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HCMC – Saigon to everyone else

Series: Trip: Christmas 2015 - my first northern hemisphere Christmas

Vietnam was part of my growing up. The Vietnam War was on the TV news every night and on the front page of the newspaper every morning. My first political activity, as a schoolboy in my bright blue blazer, was to join in an anti-Vietnam War Moratorium march down King William Street in Adelaide. I left my Moratorium badge on and got sprung by my mother who happened to be on the same bus I caught home. (She didn’t disagree with the politics – just thought you didn’t need to protest.)

a building with many windows and a tree

Way back in 2003

The first time I visited Ho Chi Minh City – (Saigon) was way back in September 2003.

We wanted a break. I’m not sure why we chose Vietnam, other than we had friends who had visited, and we love Asia. This was about to be one of our first (the first of many) ‘flop & drop’ holidays. I can’t remember whether I read Graeme Green’s The Quiet AmericanInvalid request error occurred. and that inspired the holiday, or if it was to refresh my knowledge of the history of Vietnam after we had booked the holiday. I usually read around a future destination. (Mickaeli read Anna KareninaInvalid request error occurred. before we went to Russia – but that is a story for another time.)

We Stayed at the Hotel Majestic on the shores of the Saigon River. We had a suite of faded early 1990’s elegance, but with one of the best hotel breakfasts I’ve ever experienced, and an amazing roof deck. We flew on for a week of real flop and drop at the Evason Ana Mandara. Then it was the only international hotel in Nha Trang – which is now inundated with chain hotels.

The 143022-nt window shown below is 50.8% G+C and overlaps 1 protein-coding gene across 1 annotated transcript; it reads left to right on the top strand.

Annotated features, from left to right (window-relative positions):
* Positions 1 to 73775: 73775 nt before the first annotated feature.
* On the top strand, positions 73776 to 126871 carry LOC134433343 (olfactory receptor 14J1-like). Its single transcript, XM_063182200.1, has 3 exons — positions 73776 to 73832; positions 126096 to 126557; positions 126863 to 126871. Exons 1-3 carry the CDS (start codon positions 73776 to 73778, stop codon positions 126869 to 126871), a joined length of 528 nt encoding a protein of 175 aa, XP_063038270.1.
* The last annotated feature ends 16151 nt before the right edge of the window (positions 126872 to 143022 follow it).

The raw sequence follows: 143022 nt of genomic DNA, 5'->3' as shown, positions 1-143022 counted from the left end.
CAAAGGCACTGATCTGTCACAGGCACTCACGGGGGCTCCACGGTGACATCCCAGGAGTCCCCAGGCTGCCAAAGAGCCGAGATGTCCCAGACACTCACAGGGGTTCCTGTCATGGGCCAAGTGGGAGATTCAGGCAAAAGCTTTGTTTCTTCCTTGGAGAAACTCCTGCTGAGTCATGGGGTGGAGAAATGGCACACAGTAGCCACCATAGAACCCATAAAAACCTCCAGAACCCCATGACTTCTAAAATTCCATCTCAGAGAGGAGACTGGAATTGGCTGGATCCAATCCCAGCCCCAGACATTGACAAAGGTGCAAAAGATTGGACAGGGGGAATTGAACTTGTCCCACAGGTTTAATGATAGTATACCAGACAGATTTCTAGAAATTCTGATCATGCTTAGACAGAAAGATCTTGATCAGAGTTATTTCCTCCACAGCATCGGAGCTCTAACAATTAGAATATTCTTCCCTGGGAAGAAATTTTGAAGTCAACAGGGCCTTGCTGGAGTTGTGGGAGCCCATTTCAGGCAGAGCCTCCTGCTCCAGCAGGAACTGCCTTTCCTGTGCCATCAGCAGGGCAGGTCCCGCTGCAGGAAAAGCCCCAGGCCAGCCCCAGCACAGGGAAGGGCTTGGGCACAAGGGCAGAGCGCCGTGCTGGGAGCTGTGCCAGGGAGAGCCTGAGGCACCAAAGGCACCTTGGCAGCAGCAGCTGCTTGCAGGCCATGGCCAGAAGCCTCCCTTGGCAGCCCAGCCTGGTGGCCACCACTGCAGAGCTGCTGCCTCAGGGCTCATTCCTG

a building with a green wall and cars parked on the side

City flop & drop

Back in our 2003 visit, my biggest memory is of going to a restaurant with an aquarium under the floor, having our waiter take us to a nightclub, drinking way too much and watching young Vietnamese have baskets of bonbons and whiskey bought for them by older men. It was a good night.

This visit was after an exhausting trip to London to experience a northern hemisphere Christmas with friends; to Cornwall to see relatives and to Tromsø to see the Northern Lights.

We stayed in a suite and really only left the comfort of our room or the pool for a daily walk. Saigon had certainly changed in the last 13 years. High rise buildings, Cartier and other designer shops, not to mention buildings with living walls.

We didn’t do night life this time, but more classic attractions:


a clock in a building

General Post Office

2 Công xã Paris Bến Nghé Quận 1, Ho Chi Minh City, Vietnam

The external yellow stucco is eye catching, and the main vaulted hall, complete with maps is beautiful and full of hustle and bustle. It’s good to see a building still performing its original service.


a building with a flag on the front

Independence Palace

135 Nam Kỳ Khởi Nghĩa, Bến Thành, Quận 1, Ho Chi Minh City, Vietnam

This is the standout for me. A 1960’s Palace, designed by a Vietnamese modernist architect. It is sumptuous, beautifully furnished, has its own cinema, ballroom, operating theatre, and of course kitchens and cold rooms. Out the back is a helicopter on the roof! The 1960’s furniture is amazing, and some of the lacquer work is remarkable. Reputedly the palace is ‘as it was left’ in 1975. In the photo gallery above, there is an interpretive panel about the design and architect.


a statue of a man with flowers on a podium

History Museum

2 Nguyễn Bỉnh Khiêm, Bến Nghé, Quận 1, Hồ Chí Minh, Vietnam

At the center of the foyer is Father Ho, but the museum is worth a visit. It concentrates on historical treasures and has a find collection of artifacts, including beautiful ceramics, as well as the more anthropological. It’s not huge, but worth a visit, and it’s in the Botanic gardens.

This is not all there is to see. I highly recommend the War Remnants Museum – but I warn you it is harrowing, though refreshing to see the narrative being told by someone besides the USA.

Saigon (which is what everyone actually calls the city) has the advantage of being colonised by the French – well at least from a food and beverage point of view – this is an advantage. You can get good coffee (although the preference is for cold sweet milky coffee), great pastries, and dine at some great French restaurants.

Our choice was Trois Gormands (39 Trần Ngọc Diện, Thảo Điền, Quận 2, Hồ Chí Minh, Vietnam). I won’t go into detail, but we had a delicious, and inexpensive meal, and someone had a birthday. Next up – the flight home.

a small cake with a lit candle

More stories from this trip

Other Posts in the Series
<< Not all Hotels are the same – Intercontinental Asiana, Saigon – the second time aroundVietnam Airlines HCMC to Sydney >>



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